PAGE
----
Of the ten highest grossing films this summer, two of them were courtesy of Marvel. Still, Avengers: Age of Ultron felt like a rushed rehash of the original, while Ant-Man failed to ignite the same mass hysteria its oddball cousin, Guardians of The Galaxy did two years ago. And then there’s Fantastic Four, which—apologies to Amy Schumer—was by far the summer’s biggest trainwreck.
LOSER: Meek Mill
The first (and maybe only) rule to starting a rap beef: Don’t pick a battle you can’t possibly win. Someone should have relayed that message to Meek Mill, who decided to poke Drake—a.k.a the biggest rapper alive—with a stick, in an apparent attempt to drum up publicity for his tepidly received new album. When Meek accused Drake of not writing his own raps, Drake released two devastating diss tracks and turned his nemesis into the Internet’s whipping boy. The lopsided feud will go down as the Twitter generation’s first real rap beef, and Meek Mill its first casualty.
LOSER: The Republican Party
As of today, noted xenophobe, misogynist, reality TV, star, casino magnate, and human catchphrase generator Donald Trump, has opened a 20 point lead on his closest rival in the race to become the Republican Party’s presidential candidate. What else is there left to say?
One morning in late March, a phalanx of famous pop stars turned their social media avatars electric blue, and the Internet freaked out accordingly. Tidal—a new streaming service from Jay Z—was coming, and the music industry would never be the same. Or something like that. From the moment that same group of mega-rich pop stars strutted out on stage in an overwrought unveiling ceremony, the supposed “Spotify killer” seemed doomed to fail, thanks to a tone deaf mission statement and lacklustre service. Now, six months after its launch, Tidal resides in the outer recesses of the app charts, and Jay Z, at least for one summer, looked human.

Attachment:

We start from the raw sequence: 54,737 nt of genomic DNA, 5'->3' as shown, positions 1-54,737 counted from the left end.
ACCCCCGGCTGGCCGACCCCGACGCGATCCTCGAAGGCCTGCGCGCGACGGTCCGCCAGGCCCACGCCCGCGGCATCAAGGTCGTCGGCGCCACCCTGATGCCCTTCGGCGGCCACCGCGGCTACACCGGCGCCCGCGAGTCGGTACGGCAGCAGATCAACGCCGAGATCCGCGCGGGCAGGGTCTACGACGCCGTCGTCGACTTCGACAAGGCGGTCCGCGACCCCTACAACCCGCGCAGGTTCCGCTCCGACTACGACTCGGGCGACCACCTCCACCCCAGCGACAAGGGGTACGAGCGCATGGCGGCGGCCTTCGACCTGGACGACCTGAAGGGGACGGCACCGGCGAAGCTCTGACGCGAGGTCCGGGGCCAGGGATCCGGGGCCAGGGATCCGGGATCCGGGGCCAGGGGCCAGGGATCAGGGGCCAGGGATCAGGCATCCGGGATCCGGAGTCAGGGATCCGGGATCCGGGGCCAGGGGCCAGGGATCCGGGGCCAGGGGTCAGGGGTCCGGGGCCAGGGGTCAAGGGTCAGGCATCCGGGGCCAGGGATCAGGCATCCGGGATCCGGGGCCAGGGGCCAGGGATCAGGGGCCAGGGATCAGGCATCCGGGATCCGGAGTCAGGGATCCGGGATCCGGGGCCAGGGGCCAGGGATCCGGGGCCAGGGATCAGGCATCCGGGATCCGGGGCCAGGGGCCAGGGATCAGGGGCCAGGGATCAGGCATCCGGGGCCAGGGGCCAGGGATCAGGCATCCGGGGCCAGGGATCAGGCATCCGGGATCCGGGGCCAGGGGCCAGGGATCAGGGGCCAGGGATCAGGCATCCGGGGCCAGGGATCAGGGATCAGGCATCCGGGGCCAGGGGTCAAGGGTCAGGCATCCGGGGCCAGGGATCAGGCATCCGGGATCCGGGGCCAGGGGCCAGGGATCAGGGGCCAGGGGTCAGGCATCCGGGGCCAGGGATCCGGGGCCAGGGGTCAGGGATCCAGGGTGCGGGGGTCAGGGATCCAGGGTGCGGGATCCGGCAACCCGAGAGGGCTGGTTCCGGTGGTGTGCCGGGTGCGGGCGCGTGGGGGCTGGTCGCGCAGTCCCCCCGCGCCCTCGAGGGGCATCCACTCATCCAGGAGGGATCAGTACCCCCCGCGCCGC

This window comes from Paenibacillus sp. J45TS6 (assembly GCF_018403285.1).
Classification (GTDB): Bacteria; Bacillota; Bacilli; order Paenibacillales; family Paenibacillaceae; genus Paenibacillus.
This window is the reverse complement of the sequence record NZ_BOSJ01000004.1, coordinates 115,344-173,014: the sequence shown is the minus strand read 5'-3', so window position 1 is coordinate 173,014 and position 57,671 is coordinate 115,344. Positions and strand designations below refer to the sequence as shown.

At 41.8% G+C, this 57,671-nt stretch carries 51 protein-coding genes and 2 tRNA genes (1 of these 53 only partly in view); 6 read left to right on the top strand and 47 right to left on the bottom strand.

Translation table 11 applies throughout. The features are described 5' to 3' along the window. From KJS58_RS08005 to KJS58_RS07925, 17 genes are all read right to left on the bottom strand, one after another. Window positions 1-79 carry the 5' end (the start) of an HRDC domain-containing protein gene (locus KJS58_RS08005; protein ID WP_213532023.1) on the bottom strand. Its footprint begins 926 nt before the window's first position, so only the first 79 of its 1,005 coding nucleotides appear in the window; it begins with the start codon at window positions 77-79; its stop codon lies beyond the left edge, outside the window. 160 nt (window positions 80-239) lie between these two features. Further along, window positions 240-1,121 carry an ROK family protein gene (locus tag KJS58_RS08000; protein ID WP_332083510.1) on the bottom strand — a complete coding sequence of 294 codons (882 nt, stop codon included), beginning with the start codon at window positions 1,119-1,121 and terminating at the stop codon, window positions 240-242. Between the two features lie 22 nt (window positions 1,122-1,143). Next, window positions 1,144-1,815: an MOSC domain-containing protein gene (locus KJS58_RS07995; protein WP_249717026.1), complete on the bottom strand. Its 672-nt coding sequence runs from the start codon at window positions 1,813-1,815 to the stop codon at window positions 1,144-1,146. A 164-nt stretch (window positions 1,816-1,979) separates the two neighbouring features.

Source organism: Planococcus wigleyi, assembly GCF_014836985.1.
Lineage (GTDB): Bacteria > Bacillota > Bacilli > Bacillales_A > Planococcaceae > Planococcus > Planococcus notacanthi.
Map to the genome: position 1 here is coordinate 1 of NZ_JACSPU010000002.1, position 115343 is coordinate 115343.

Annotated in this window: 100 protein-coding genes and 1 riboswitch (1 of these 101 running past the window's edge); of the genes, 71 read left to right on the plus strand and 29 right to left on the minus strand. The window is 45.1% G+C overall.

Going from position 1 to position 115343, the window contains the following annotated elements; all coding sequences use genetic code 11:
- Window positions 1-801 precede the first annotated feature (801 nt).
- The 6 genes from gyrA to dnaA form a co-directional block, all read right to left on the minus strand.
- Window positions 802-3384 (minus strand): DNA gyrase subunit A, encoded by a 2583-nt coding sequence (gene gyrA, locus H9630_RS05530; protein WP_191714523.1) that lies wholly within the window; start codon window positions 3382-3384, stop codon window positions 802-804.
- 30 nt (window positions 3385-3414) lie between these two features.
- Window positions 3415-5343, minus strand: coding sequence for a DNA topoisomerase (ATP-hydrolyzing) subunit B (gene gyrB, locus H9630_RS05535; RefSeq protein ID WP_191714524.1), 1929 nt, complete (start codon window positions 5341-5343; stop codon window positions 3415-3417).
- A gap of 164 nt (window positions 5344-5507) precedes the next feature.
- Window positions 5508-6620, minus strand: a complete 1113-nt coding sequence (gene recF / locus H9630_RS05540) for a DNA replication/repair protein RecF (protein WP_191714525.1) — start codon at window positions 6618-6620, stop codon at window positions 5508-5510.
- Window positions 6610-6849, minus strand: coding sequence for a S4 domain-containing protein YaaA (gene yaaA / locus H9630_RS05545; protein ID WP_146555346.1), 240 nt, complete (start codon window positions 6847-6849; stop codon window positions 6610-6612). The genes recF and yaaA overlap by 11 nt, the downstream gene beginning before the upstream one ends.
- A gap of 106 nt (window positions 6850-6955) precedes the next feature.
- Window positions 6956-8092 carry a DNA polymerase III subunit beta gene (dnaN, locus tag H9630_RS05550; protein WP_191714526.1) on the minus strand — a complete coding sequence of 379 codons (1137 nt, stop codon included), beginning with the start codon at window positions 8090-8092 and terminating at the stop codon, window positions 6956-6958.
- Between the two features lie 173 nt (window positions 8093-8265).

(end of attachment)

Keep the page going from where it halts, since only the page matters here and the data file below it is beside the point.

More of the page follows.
LOSER: Late Night TV
Lately it feels like late night TV has undergone more changes than Kylie Jenner’s hair color. Jimmy Fallon replaced Jay Leno, and Seth Meyers replaced Jimmy Fallon. Jon Stewart, David Letterman, Craig Ferguson, and Stephen Colbert all moved on, and Larry Wilmore, James Corden and Trevor Noah got new jobs. Oh, and Colbert is coming back too. But despite all the late night musical chairs, there’s one change the genre refuses to make: Putting a woman behind the desk.
It feels wrong putting one of the most profitable and innovative companies in the world on this end of the list, but after Taylor Swift’s open letter called out Apple for its initial decision to forgo artist royalties during the three-month free trial of their new streaming service Apple Music, we didn’t really have a choice. Oh and by the way: Have you noticed anyone wearing an Apple Watch yet? Neither have we.